When ‘baseload’ energy becomes a GOP talking point

By Peter Behr | 06/19/2017 07:50 AM EDT

A statement about “baseload power” by Energy Secretary Rick Perry in April frames a debate about the future of the U.S. electricity grid under President Trump.

Energy Secretary Rick Perry.

Energy Secretary Rick Perry. Gage Skidmore/Flickr

A statement about "baseload power" by Energy Secretary Rick Perry in April frames a debate about the future of the U.S. electricity grid under President Trump.

Perry asked his staff to send him a report by the end of this week on the health of the nation’s high-voltage electricity grid. His memo targeted wind and solar power as suspected threats to grid reliability.

Boosted by "extremist political agendas," according to Perry, renewable energy undermines baseload power that includes large coal and gas-fired generators, dams, and nuclear reactors. "Baseload power is necessary to a well-functioning electric grid," Perry declared in the memo.


But studies of power grid reliability suggest the greatest risks aren’t from the gradual loss of coal and nuclear generation, or from too many solar panels. Rather, grid operators and electricity companies struggle with inconsistent federal and state policies developed in a deeply divided political environment. Today, that is what’s buffeting a rapidly evolving 21st-century grid that, in reality, relies on natural gas instead of coal and is integrating increasing volumes of wind, solar and clean technology.

Will Perry’s short-order grid report harness agency policy to support Trump’s goal of reviving a coal-based electric grid? Or will it address trends — that appear irreversible to many in the industry — supporting a multidimensional grid?

"There is a distinction between the political connotation of baseload and the industry’s definitions," said Devin Hartman, senior fellow at the R Street Institute.

Providing "baseload" doesn’t make the grid more secure. "It just refers to a power plant that operates at a steady rate of output over an extended period of time."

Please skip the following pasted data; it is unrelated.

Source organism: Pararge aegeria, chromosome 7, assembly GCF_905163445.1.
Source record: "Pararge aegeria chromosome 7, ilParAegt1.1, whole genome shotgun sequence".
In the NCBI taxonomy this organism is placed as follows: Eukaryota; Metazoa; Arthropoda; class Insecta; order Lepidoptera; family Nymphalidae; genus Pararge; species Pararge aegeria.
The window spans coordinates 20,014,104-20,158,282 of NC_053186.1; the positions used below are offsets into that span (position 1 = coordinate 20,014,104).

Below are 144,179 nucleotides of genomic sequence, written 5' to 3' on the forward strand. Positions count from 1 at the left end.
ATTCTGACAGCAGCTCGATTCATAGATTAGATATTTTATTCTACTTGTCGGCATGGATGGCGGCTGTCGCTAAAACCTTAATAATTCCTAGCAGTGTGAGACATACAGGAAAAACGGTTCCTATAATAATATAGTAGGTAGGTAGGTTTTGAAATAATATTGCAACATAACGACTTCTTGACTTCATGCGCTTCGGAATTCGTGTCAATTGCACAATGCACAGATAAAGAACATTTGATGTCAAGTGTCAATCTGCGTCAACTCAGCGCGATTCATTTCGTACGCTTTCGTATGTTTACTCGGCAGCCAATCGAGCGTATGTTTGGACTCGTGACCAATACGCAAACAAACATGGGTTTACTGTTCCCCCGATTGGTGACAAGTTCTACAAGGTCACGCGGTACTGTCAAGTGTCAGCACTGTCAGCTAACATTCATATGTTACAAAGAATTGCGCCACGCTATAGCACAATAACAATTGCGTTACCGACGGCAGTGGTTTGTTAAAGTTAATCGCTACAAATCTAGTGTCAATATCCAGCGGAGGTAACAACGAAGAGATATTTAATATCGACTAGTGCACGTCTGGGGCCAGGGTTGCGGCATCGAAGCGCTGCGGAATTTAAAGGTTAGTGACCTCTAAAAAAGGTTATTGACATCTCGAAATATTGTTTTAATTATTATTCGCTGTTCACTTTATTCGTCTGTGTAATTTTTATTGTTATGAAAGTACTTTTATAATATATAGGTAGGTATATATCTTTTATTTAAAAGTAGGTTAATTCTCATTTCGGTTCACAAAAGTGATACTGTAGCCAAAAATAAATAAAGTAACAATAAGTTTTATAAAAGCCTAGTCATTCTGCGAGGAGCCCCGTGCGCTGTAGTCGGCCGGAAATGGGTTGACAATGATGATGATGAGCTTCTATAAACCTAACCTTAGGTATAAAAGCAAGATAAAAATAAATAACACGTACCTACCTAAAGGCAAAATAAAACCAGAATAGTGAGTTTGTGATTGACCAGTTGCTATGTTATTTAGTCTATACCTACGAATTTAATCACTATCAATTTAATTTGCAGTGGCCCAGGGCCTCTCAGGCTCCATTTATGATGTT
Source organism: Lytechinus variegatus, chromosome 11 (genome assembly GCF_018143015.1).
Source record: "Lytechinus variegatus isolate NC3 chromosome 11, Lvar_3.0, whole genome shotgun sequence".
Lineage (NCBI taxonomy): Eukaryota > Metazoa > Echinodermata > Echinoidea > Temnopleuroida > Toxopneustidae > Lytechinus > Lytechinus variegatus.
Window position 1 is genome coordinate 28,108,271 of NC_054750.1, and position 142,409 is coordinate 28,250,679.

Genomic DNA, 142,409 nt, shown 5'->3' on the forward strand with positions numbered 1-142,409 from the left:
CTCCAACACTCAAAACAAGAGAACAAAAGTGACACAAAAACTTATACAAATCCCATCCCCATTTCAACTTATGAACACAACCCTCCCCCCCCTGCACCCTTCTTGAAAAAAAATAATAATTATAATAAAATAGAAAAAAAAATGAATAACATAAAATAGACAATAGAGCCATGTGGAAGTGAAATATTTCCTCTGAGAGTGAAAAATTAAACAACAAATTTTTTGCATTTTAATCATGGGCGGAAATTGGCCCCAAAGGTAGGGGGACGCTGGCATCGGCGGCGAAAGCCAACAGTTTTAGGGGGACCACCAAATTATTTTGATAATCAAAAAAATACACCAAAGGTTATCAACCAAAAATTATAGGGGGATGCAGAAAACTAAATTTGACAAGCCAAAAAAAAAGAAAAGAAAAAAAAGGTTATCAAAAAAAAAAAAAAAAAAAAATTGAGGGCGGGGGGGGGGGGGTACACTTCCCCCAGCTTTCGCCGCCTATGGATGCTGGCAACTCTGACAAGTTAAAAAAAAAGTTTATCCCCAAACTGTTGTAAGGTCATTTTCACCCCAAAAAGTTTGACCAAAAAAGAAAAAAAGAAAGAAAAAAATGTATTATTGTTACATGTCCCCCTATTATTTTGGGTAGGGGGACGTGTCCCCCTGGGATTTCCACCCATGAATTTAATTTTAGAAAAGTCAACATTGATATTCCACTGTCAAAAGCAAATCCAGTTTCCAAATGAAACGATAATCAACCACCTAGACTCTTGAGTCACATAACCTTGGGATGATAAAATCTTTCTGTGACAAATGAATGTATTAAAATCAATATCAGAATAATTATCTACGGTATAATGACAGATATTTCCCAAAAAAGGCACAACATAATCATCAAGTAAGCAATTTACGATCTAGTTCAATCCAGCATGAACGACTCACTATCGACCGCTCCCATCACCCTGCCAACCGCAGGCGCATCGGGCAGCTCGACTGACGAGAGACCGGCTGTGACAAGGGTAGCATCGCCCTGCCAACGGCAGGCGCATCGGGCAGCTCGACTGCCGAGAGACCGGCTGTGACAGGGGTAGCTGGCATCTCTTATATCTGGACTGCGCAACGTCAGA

"The grid, as it evolves, is a work in progress," said Brattle Group energy economist Judy Chang. "There is no evidence it is less reliable."

A newly issued report by the North American Electric Reliability Corp. (NERC), the bulk power network’s security monitor, found that overall benchmarks of reliability were stronger in 2016, a year when the growth of natural gas and renewable generation soared.

"Even the more challenging days in the year demonstrated better resilience than in prior years," NERC said in its "State of Reliability 2017."

There are plenty of worries ahead, NERC acknowledged, including growing dependence on gas, with the need for more long-haul pipeline capacity.

Progress or regress?

The recommendations that will go to Perry have been closely held by a drafting team directed by DOE political appointee Travis Fisher, with consultant Alison Silverstein as the principal author. Silverstein is a widely experienced energy analyst who was a senior adviser to a Republican chairman of the Federal Energy Regulatory Commission under President George W. Bush, and she currently heads one of the major initiatives coming out of President Obama’s 2009 smart grid funding.

Some industry experts speculate that the report will propose federal support intended to hold coal generation at its current 30 percent share of total U.S. electric power production.

It might also recommend a faster phaseout of federal tax support for wind and solar power in line with Trump’s rejection of Obama’s clean energy goals.